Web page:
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Social Club Misfits On Staying Rooted in the Truth

Social Club Misfits On Staying Rooted in the Truth

Social Club Misfits are back and better than ever.

Marty and Fern have just released their latest album, Everybody Loves a Comeback Story, that tells their story— the one they’ve been on for years and years. Though Social Club Misfits has never shied away from speaking the truth, there’s something about this new album that feels fresh and new. It’s still them, but it’s the most them they’ve ever been.

We sat down with the duo to dig deeper into their new music, how they stay true to themselves and why exactly everybody loves a comeback story.

Editor’s note: This conversation has been edited for length and clarity. 

What makes Everybody Loves a Comeback Story different from your previous albums?

Marty: Nothing has changed. Just more music. 

I’m just kidding. No. I always wanted to say that. But no, I feel like I had a lot to prove on this new album.

I think this was 10 years of us making music. Me and Fern made music for 10 years and we made a lot of great stuff. I think our secret power is the fact that we cross genres so much — we’ll make Latin, dance, rap — and I love that. I love that artists are starting to do that more than ever too. But for this album, I feel like I definitely had a lot to prove.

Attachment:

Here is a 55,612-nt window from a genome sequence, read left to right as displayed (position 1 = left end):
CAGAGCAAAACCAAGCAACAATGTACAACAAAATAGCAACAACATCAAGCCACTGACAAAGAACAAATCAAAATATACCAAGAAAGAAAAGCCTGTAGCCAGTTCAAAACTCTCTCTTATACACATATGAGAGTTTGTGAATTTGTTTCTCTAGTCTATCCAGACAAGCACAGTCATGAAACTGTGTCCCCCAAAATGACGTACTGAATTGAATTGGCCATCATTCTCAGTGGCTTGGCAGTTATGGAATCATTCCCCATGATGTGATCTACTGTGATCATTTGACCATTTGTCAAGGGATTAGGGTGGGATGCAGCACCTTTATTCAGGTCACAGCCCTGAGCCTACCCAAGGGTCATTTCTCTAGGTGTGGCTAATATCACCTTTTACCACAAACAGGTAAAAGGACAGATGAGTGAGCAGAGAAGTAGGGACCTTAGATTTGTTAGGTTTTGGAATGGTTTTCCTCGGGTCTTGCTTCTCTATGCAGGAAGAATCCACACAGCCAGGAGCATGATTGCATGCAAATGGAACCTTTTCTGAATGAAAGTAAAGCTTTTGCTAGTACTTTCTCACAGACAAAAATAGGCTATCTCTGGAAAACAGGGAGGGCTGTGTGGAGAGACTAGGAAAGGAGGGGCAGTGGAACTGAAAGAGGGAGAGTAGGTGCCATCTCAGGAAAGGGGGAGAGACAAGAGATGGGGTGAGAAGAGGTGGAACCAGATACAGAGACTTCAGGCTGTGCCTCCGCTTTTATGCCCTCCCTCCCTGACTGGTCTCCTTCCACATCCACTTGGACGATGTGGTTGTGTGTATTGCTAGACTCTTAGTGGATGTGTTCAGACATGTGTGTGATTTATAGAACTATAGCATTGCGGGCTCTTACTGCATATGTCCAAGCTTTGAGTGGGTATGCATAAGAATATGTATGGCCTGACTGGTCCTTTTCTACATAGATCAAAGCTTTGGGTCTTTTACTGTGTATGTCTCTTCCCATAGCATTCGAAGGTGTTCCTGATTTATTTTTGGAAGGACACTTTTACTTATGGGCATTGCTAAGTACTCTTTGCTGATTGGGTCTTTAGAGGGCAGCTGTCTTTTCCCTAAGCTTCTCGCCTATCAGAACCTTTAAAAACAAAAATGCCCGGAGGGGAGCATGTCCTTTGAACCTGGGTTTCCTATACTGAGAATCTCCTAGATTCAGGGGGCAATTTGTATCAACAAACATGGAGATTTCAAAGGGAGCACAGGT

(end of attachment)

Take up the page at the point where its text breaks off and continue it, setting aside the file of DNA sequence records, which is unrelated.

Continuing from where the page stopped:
We released an album during the pandemic but me and Fern didn’t see each other for a whole year because of the pandemic. It’s kind of hard to make an album where you’re not seeing the guy that you make your album with. For this album, we had so many conversations leading to this of what do we want to be known for? We wanted to create an album that was a legacy album. So we thought of this title, Everyone Loves a Comeback Story. Because really, who doesn’t? Who doesn’t love this story because it just instills hope in everyone else. It’s like, if I could do it, you could do it. And that makes it a little bit easier in our minds. Hey, I could do it. It’s achievable. 

That tied with this one scripture we’ve been talking about, which always just perplexed me cause I always gloss over it. It was a scripture in John about how the Pharisees wanted to kill Lazarus. And I’d always had this idea about why would they want to kill him? But I realized it’s because he’s a walking testimony. And I think when me and Fern first met, Fern was getting out of prison, I was getting out of a Latin toxic church situation. And felt like I was in my own thing and Fern was, and we came together and that’s how Social Club kind of was birthed.